Stephens, C. A., Brawner, S., Dean, A., Stripling, C. T., & Sanok, D. (2018). Reflective journeys of five women agriculturists in Australia:  A qualitative study. Journal of Agricultural Education, 59(1), 271-286.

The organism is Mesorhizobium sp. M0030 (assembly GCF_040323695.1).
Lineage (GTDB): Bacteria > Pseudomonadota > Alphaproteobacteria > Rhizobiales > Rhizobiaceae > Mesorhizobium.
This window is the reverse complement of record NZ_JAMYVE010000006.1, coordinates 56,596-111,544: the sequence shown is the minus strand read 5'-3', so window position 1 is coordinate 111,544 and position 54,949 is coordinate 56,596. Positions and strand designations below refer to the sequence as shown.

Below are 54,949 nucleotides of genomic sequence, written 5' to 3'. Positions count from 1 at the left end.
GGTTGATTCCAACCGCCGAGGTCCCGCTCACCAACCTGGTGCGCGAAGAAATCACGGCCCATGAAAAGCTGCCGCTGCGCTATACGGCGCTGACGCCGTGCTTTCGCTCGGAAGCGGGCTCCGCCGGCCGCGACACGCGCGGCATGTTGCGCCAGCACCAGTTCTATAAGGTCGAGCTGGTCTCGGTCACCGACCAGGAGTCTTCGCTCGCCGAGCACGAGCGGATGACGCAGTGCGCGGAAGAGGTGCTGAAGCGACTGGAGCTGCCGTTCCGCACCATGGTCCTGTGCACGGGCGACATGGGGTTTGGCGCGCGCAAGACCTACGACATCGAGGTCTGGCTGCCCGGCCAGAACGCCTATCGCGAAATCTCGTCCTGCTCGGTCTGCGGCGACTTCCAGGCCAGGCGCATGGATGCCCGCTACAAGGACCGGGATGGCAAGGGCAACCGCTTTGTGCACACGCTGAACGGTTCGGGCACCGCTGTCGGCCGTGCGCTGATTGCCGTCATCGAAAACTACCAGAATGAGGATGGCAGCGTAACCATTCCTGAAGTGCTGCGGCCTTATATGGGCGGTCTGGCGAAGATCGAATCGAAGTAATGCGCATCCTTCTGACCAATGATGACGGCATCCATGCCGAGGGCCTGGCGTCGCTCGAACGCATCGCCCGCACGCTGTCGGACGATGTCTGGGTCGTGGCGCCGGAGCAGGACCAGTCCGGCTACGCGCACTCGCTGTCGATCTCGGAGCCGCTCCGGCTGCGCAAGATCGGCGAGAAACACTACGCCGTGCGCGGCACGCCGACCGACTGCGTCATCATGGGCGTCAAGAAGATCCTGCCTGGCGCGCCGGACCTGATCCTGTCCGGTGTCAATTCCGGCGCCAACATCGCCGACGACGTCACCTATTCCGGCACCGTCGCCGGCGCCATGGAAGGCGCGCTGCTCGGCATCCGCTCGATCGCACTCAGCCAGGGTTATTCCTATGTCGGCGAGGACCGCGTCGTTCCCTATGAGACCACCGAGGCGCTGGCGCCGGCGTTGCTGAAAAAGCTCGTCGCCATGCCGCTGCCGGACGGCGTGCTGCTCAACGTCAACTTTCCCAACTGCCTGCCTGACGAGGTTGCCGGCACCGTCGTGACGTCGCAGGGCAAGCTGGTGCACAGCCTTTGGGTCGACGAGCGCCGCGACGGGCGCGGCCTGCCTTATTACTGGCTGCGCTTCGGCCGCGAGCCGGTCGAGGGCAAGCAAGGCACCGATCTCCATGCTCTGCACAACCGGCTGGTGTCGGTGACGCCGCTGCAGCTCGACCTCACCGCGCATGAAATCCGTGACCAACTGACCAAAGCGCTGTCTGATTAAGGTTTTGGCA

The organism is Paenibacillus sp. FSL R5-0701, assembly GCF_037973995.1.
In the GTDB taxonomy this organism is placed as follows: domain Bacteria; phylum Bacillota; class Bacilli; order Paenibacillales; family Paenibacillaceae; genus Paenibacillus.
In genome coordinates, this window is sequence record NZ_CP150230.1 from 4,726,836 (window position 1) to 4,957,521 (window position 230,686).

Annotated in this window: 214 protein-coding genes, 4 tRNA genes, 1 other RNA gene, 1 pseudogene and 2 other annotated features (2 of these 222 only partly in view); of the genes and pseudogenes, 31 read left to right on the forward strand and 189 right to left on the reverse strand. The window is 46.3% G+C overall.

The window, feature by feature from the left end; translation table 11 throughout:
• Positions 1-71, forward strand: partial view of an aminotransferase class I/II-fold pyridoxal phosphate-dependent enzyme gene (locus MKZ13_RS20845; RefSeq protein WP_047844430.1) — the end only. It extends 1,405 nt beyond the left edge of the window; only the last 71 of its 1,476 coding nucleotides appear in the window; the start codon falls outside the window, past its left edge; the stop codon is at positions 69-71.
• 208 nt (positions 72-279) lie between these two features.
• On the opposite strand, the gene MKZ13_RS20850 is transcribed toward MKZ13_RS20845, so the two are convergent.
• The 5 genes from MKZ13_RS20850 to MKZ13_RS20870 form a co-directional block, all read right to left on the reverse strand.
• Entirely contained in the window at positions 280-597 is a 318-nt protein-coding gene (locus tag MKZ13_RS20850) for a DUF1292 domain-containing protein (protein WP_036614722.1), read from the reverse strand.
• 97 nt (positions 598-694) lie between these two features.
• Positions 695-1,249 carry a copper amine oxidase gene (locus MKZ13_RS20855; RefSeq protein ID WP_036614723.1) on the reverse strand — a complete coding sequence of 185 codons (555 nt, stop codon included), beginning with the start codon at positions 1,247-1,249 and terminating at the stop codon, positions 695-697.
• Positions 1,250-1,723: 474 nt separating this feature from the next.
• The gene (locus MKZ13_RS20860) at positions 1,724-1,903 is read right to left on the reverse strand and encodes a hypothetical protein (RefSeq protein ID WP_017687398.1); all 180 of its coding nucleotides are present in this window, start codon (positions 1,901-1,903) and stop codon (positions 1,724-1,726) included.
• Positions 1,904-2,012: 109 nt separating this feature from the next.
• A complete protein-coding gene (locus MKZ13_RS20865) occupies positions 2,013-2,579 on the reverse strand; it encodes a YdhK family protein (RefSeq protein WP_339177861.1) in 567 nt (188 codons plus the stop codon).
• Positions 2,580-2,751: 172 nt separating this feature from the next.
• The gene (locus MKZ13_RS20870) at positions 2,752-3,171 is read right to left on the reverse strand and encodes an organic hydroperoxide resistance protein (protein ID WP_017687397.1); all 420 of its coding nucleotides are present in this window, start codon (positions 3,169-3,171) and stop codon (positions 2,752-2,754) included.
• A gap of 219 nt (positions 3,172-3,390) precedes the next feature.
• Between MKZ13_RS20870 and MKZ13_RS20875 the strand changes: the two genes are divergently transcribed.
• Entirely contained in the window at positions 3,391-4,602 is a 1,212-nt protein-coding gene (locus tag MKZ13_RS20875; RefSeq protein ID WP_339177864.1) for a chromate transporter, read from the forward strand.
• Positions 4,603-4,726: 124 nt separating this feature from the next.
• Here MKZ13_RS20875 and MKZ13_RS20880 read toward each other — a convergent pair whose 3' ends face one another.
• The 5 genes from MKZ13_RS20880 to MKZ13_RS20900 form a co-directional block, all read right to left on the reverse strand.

Women comprise the minority in production agriculture leadership, and their leadership roles in agricultural industries are rarely explored. The purpose of this study was to explore the reflective journeys of five Australian women in production agriculture. The central research questions asked were “What lived experiences helped you obtain your leadership position and what leadership characteristics do you identify as essential in your success?”  This study used a phenomenological approach, as reflecting upon the subjects’ past cultural experiences was crucial in understanding their current positions in life and leadership. Five women in agriculture from Australia served as the participants for this study, and they were selected based upon their leadership presence in Australia. Specific themes were generated which included (a) childhood experiences, (b) current family dynamics, (c) hardship, and (d) perception of leadership style. The perception of leadership style is further divided into three sub-themes: (a) self-perception of leadership, (b) leading by example, and (c) outreach efforts for women in the industry. The five women whose personal journeys were explored are primarily concerned with improving the knowledge given to them and presenting new opportunities to other women when they can. Some recommendations for future research are “What are the reflective journey stories of women agriculturists in the United States?”, “What are reflective journey stories of men engaged in agriculture industries?” and “What mentoring strategies are being utilized to recruit and retain women in agriculture industry fields?”

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